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If today's childhood obesity epidemic continues unabated, we will be faced with a daunting prospect: raising the first generation of American youth with a shorter life expectancy than their parents. Indeed, one-third of American children ages two to 19 are currently either obese or at risk of becoming obese. This marks a dramatic spike in the obesity rates among children of all ages nationwide since the 1960s. The related health risks are alarming. Obese children are increasingly being diagnosed with type 2 diabetes -- an affliction previously associated primarily with adults. These children will be at higher risk for having high blood pressure, and more of them will suffer from heart disease.
In 2003, legislators in Arkansas decided to take action to address childhood obesity by passing Act 1220 – which contained a unique, comprehensive plan for involving schools and communities across the state in the fight against obesity. To satisfy the Act's most prominent provision, The Arkansas Center for Health Improvement (ACHI) worked with policymakers and school personnel to create a system for measuring, weighing, and calculating BMI levels for all public school students. For each of the past three years, ACHI analyzed the resulting BMI data at the school, school district, and state levels. Due to its size and methodological rigor, ACHI's BMI database represents the country's most comprehensive and accurate single-state profile of the childhood obesity epidemic. In fall 2006, ACHI and Arkansas Governor Mike Huckabee released results of the third annual Arkansas Assessment of Childhood and Adolescent Obesity. The most recent analysis of BMI data for over 371,000 public school students reveals that the percentage of youth classified as overweight decreased from 20.9 percent to 20.4 percent since the first year. Additionally, the percentage of students at risk of being overweight declined slightly from 17.2 percent in 2003-04 to 17.1 percent in 2005-06, and have continued to hold steady since. In a nation with skyrocketing obesity rates, this is promising news.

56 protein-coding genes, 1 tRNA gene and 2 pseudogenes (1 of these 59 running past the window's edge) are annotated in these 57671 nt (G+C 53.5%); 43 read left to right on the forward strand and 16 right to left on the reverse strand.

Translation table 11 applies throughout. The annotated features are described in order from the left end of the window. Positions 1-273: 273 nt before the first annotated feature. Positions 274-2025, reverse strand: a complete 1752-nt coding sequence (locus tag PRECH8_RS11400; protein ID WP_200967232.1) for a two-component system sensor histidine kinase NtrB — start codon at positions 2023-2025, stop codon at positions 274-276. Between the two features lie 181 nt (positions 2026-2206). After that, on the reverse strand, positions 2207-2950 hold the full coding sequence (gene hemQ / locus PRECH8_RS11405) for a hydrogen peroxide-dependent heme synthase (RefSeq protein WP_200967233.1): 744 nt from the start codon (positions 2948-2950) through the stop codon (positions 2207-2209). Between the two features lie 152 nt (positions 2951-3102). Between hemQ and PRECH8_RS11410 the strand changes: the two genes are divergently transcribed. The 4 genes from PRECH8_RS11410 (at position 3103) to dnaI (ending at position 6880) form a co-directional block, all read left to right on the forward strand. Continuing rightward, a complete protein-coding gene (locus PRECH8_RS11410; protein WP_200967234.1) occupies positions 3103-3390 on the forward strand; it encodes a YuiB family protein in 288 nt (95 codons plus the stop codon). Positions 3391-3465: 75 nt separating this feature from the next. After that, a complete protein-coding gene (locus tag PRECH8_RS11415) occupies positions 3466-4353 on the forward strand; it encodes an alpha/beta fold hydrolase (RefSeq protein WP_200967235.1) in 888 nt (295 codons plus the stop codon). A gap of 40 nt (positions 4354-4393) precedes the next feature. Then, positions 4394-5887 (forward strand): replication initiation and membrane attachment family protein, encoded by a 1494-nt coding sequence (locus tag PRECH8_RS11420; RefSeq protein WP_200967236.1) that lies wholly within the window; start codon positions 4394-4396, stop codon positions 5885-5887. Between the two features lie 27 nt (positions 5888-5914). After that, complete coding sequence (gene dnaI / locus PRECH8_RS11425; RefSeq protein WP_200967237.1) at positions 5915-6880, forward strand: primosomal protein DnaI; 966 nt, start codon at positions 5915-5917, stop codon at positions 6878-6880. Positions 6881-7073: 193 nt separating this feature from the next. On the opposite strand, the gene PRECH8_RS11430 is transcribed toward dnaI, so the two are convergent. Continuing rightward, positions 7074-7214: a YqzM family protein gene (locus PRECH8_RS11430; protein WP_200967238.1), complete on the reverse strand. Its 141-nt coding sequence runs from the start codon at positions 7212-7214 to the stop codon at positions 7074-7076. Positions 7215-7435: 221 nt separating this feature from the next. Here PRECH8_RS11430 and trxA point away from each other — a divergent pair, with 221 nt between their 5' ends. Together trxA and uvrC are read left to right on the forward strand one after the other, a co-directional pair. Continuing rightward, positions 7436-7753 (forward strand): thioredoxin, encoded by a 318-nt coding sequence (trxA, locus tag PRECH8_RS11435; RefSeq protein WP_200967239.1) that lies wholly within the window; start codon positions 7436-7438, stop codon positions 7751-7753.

Through our work for the Robert Wood Johnson Foundation, Burness Communications helped disseminate this important information. The landmark data release earned widespread media coverage. Highlights included a national Associated Press story that ran in the print or online editions of The Washington Post, USA Today, The New York Times, Los Angeles Times, and nearly 70 other Web sites of newspapers, television news programs, and news magazines, such as TIME and The Economist. While major progress has been made in Arkansas, Governor Huckabee cautioned that much work still needs to be done. "This is not the destination," he said. "This is a turning point."